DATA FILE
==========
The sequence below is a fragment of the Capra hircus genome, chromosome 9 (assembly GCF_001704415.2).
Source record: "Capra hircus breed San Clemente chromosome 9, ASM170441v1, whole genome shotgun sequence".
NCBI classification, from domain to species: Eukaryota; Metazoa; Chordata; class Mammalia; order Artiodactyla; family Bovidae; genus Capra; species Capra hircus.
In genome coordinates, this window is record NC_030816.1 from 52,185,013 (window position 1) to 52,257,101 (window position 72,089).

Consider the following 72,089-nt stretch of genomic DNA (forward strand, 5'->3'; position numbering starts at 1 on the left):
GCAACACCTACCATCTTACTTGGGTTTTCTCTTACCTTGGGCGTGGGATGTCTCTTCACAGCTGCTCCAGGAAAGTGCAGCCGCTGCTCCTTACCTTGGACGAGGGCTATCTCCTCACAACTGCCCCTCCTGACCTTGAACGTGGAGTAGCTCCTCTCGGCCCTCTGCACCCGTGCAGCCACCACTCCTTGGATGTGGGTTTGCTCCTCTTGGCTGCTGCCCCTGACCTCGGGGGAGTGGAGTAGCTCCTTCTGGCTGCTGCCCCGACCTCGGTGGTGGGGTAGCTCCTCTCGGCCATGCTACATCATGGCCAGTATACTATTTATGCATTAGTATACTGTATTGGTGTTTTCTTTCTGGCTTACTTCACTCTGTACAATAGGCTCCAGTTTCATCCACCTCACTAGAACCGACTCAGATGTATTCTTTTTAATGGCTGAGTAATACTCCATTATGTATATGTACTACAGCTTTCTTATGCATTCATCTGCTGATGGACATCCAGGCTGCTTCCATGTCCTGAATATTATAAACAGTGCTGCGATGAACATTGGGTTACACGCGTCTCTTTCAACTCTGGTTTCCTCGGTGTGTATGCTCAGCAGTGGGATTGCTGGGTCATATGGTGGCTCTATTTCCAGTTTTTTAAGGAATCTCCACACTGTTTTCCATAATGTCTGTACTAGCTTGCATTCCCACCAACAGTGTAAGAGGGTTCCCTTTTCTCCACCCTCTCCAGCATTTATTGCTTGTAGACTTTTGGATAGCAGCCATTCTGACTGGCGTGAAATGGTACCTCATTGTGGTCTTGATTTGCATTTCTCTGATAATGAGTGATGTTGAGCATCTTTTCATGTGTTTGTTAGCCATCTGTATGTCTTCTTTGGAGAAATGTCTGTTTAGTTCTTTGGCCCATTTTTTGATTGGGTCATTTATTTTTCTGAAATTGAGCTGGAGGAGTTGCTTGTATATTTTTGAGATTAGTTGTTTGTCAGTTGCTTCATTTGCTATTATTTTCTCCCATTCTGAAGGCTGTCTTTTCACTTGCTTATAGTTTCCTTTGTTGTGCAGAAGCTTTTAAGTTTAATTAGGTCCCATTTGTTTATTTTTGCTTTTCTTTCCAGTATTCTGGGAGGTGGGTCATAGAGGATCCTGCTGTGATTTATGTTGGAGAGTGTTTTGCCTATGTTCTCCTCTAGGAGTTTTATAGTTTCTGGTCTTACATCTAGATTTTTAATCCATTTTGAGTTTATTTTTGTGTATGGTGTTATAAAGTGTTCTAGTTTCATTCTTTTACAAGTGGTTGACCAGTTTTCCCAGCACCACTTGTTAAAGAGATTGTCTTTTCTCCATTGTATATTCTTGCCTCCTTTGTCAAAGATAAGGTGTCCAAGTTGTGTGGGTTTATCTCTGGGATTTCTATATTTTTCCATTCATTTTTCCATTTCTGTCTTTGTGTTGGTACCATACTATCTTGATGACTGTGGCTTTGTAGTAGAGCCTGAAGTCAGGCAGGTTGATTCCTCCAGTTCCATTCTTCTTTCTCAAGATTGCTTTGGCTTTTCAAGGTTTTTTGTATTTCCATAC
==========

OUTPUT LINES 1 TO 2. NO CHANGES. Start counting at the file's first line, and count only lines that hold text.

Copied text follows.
The sequence below is a fragment of the Capra hircus genome, chromosome 9 (assembly GCF_001704415.2).
Source record: "Capra hircus breed San Clemente chromosome 9, ASM170441v1, whole genome shotgun sequence".